Aboriginal People and the Criminal Justice System
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As in any society, Canada has cultural/racial differences which play a role in virtually every aspect of public life. One of the most important among these is the criminal justice system because of its link to civil rights and the very freedom of the individuals involved. For generations, the Aboriginal people have struggled for equality in the criminal justice system and elsewhere. For this reason, culture-based approaches are important when dealing with Aboriginal people in the Canadian criminal justice system. This paper will explain exactly why the culture-based approaches are important, as well as how the approaches could be implemented. Upon conclusion of this paper, a greater understanding of this pivotal issue will be gained.
A Tradition of Unequal Justice
Traditionally, the Aboriginal people of Canada have been plagued by unequal treatment within the criminal justice system; largely misunderstood as unintelligent, rural people, somewhat backward in their ways, this entire race of people was vulnerable to mistreatment from the early days of Canadian settlement, with the mistreatment continuing into the 21st century (Wortley, 1999). In recent decades, legislation such as amendments to the Canadian Constitution in the early 1980s granted special protections to the Aborigines against injustices based strictly upon their race, but the end result of that action after more than a quarter century is questionable, evidenced by the fact that while the Aborigines only make up about 3% of the Canadian population overall, they make up nearly 15% of the Canadian prison population (Roach, 2000).
A statistic as drastic as this can only lead to a few conclusions: either the Aborigines are rampant criminals, or they receive unequal justice in comparison to the Caucasian majority, for example. Using the history of racial relations in Canada as a frame of reference, it is far more likely that the Aborigines have been discriminated against and jailed in large numbers, rather than a criminal epidemic in a tiny fraction of a huge national population. Therefore, the question of why a culture-based approach to this problem is needed comes to light.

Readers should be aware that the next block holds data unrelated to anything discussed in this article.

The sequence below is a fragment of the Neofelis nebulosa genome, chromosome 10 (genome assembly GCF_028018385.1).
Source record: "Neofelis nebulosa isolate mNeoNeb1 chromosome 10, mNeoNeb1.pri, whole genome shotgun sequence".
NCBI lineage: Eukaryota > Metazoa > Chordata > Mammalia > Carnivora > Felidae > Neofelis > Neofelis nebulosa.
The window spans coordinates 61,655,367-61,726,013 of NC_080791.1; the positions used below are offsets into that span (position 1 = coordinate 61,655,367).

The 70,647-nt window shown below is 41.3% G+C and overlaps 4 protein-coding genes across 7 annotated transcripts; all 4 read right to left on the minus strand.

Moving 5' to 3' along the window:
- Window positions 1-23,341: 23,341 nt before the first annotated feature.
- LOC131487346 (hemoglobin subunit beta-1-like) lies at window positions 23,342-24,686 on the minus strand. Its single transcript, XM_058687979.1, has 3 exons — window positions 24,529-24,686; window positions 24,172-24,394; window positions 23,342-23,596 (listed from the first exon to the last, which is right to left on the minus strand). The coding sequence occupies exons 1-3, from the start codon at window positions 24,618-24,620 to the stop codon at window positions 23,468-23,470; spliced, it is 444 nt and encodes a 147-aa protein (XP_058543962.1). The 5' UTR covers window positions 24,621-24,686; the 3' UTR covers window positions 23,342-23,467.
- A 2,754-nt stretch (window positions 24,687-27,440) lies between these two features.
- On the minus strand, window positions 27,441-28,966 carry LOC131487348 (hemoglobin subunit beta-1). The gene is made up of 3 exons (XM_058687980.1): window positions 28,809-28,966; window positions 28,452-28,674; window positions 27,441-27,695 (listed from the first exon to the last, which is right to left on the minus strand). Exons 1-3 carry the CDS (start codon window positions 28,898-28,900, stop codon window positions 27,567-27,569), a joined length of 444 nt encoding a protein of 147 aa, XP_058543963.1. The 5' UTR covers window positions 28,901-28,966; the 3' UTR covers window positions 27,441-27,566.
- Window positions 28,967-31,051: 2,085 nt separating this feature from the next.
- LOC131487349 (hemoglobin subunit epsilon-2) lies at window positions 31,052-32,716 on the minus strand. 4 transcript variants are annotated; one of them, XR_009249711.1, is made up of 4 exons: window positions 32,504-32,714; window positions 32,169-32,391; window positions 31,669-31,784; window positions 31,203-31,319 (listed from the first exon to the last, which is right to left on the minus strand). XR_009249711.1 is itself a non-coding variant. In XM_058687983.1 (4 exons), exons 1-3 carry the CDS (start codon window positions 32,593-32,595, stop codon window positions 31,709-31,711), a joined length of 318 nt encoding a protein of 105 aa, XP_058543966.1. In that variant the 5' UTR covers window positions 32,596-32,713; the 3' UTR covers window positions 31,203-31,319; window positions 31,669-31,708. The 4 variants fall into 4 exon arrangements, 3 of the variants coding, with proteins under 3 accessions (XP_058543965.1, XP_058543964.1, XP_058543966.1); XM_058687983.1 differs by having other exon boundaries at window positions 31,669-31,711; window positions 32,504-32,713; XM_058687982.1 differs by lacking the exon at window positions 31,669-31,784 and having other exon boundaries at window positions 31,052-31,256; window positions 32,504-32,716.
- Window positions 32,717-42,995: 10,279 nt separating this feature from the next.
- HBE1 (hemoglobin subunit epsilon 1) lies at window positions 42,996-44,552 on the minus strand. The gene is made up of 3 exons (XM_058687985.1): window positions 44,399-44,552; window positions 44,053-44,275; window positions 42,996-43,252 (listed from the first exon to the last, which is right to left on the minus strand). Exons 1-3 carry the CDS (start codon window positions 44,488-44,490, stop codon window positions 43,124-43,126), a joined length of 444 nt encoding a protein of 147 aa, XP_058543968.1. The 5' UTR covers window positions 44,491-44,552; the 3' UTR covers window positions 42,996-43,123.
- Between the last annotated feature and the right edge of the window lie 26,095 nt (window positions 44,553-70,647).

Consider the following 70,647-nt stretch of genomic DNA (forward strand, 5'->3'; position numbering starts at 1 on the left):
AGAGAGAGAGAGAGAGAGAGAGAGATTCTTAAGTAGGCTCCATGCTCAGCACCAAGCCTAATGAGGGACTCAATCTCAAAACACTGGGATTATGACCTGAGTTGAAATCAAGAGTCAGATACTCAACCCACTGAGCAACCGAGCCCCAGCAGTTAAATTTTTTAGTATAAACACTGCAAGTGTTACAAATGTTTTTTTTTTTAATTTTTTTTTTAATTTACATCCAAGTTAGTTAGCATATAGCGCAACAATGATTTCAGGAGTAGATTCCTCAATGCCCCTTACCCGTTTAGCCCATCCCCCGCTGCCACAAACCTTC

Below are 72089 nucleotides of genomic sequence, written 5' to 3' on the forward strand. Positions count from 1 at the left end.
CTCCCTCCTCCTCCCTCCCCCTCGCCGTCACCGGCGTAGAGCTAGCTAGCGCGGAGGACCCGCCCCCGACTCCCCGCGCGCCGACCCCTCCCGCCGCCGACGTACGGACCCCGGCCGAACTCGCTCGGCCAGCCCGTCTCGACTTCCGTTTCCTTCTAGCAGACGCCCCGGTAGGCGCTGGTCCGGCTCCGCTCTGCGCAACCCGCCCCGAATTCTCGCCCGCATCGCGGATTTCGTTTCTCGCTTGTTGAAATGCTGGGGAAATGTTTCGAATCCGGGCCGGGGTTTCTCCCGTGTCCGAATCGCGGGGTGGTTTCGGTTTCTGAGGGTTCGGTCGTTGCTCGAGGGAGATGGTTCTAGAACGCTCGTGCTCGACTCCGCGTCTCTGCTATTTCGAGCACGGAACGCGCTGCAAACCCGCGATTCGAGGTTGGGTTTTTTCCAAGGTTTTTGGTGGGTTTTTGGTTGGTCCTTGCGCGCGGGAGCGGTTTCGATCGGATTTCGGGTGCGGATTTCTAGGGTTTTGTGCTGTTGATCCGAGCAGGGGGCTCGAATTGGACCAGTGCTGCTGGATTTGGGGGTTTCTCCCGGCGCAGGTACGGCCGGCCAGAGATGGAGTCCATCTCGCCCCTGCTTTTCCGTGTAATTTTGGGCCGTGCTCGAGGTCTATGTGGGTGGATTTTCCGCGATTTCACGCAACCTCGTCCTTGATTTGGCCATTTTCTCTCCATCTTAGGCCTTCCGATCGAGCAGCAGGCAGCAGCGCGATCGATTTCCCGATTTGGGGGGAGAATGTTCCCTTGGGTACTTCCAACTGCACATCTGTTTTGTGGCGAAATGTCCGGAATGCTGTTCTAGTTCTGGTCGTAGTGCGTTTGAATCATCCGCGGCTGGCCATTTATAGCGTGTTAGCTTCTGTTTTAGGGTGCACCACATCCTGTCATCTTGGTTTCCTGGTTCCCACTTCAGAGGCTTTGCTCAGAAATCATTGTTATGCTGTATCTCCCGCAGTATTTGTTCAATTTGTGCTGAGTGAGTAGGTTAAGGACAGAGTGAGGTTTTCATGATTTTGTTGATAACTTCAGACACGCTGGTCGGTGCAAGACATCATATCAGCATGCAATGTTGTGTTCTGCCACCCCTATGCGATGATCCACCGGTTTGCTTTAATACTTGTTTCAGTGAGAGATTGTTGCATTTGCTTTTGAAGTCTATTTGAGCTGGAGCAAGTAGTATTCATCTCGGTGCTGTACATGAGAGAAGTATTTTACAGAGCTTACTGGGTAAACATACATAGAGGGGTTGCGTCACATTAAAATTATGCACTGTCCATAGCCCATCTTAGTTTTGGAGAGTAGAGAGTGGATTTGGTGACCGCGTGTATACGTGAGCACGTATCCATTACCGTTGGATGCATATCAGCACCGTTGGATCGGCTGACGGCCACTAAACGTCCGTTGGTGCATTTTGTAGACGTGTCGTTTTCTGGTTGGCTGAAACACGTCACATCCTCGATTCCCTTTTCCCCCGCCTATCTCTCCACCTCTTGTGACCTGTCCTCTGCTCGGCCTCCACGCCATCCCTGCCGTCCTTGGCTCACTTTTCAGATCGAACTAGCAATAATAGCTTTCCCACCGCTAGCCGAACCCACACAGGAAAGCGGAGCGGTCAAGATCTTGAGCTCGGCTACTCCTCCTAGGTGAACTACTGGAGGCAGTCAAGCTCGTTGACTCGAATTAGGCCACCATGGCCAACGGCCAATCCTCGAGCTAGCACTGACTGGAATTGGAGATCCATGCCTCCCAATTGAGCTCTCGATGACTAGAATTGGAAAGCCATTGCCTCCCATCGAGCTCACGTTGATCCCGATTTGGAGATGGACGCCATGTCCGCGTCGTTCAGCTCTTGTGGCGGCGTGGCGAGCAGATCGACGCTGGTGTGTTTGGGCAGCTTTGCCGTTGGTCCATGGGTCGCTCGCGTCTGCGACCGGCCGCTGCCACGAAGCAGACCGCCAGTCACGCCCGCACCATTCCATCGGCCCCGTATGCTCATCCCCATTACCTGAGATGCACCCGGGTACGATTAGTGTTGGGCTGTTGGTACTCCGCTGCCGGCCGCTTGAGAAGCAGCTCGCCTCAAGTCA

Culture-Based Approach to Equal Justice
Because of the victimization of the Aborigines in the Canadian criminal justice system, the pursuit of justice must be culture-based to level the playing field so to speak and to restore justice to an oppressed minority. This is important not only to administer uniform justice going forward, but also to address past wrongs done against the Aborigines. Restorative justice, it should be pointed out, is far from reverse discrimination; rather, it is a powerful remedy for a powerful problem. This culture-based approach must use as its foundation the laws that were passed in 1982 as Constitutional amendments, designed to provide the justice that was stripped from the Aborigines for hundreds of years (Roach, 2000). Legally, this gives protection where previously there was none.
Strictly from a cultural viewpoint, the criminal justice system as it applies to Aborigines must likewise be revisited. Multiculturalism is an important part of this understanding; in other words, every effort must be made for law enforcement to realize the unique needs and challenges of this minority. Then, and only then, will equal justice exist, with a proper cultural approach.
In closing, it is abundantly clear that a cultural approach must be taken in order to restore justice to the Aborigines. Without cultural considerations in place, it is unlikely that any justice will be sustainable.
Roach, K. (2000). Changing Punishment at the Turn of the Century: Restorative Justice on the Rise. Canadian Journal of Criminology, 42(3), 249.
Wortley, S. (1999). A Northern Taboo: Research on Race, Crime, and Criminal Justice in Canada. Canadian Journal of Criminology, 41(2), 261.